News-Antique.com - Feb 04,2016 - Over the last few years, a newly-created class of uber-wealthy Chinese collectors has transformed the market, snapping up everything from contemporary art and ancient porcelain to rare stamps and vintage wines.
But with a faltering economy, growing debt, falling stock prices and a potential property bubble about to burst, a growing number of people are asking the question:
"Have Chinese collectors stopped buying?"
It's fair to say the market is sending mixed messages.
Figures released on January 18 showed the Chinese economy slowing to its lowest rate of growth in 25 years – yet just two days earlier Spink China set new records by conducting the biggest rare stamp auction ever held in Asia.
International auction companies such as Heritage are opening new offices in Hong Kong to much fanfare, whilst major collectibles dealers like Stanley Gibbons are financially floundering, and laying the blame at the feet of the collapsing Chinese market.
Reports show sales of Chinese art falling around the world, yet Chinese billionaires keep popping up to spend world-record prices on Impressionist paintings and gigantic blue diamonds.
In November, the country's central bank unexpectedly cut interest rates to 2.75% for first time since 2012, in an attempt to revive the economy. And having bounced back from the crash in June 2015, the Chinese stock market began 2016 in disastrous fashion, with trading halted on January 4th and 7th after the market fell 7%.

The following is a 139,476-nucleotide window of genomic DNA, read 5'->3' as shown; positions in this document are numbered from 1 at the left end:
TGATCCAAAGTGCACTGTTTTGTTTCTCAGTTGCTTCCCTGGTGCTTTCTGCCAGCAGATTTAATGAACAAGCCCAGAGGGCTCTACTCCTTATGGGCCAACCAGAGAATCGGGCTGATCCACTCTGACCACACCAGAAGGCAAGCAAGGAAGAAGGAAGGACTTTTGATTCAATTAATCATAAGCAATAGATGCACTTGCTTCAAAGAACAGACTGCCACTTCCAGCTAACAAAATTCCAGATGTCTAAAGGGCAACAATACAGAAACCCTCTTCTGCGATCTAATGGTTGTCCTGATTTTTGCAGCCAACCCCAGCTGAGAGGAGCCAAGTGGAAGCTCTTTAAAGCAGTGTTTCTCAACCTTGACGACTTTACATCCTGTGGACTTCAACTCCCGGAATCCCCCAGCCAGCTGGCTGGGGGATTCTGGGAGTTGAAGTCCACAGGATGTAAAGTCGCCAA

Historically, low interest rates and plummeting stock prices have been amongst the main reasons investors turned their attentions to alternative asset classes such as art - so could we be about to see Chinese collectors flexing their muscles and diversifying their portfolios once more?
In a word - perhaps.
Like everything else when it comes to China, the situation is complicated.
It's doubtful we're about to see an immediate return to the peak of 2011, when China briefly overtook the U.S as the world's biggest art market, and Chinese artists Zhang Daqian and Qi Baishi topped the list as the world's biggest-selling artists.
That particular boom led to a pretty spectacular bust less than 12 months later, as sales across all categories contracted sharply by around 43% after half a decade of supercharged (and unsustainable) growth.
Since then the market has struggled to bounce back, and the last official Global Chinese Art Auction Market Report, published by Artnet and the China Association of Auctioneers (CAA) in September 2015, did little to cheer anyone up.
It reported that between 2013 and 2014, sell-through rates of Chinese Art dropped from 52% to 48%; the number of lots sold above ¥10 million ($1.6 million) dropped from 429 to 389; and 63% of all those lots sold for over ¥10 million were left unpaid or only partially paid, an annual non-payment increase of 22%.
The figures for the first half of 2015 were equally grim, with auction sales in Hong Kong and the Chinese mainland dropped a startling 30% against the same period the previous year.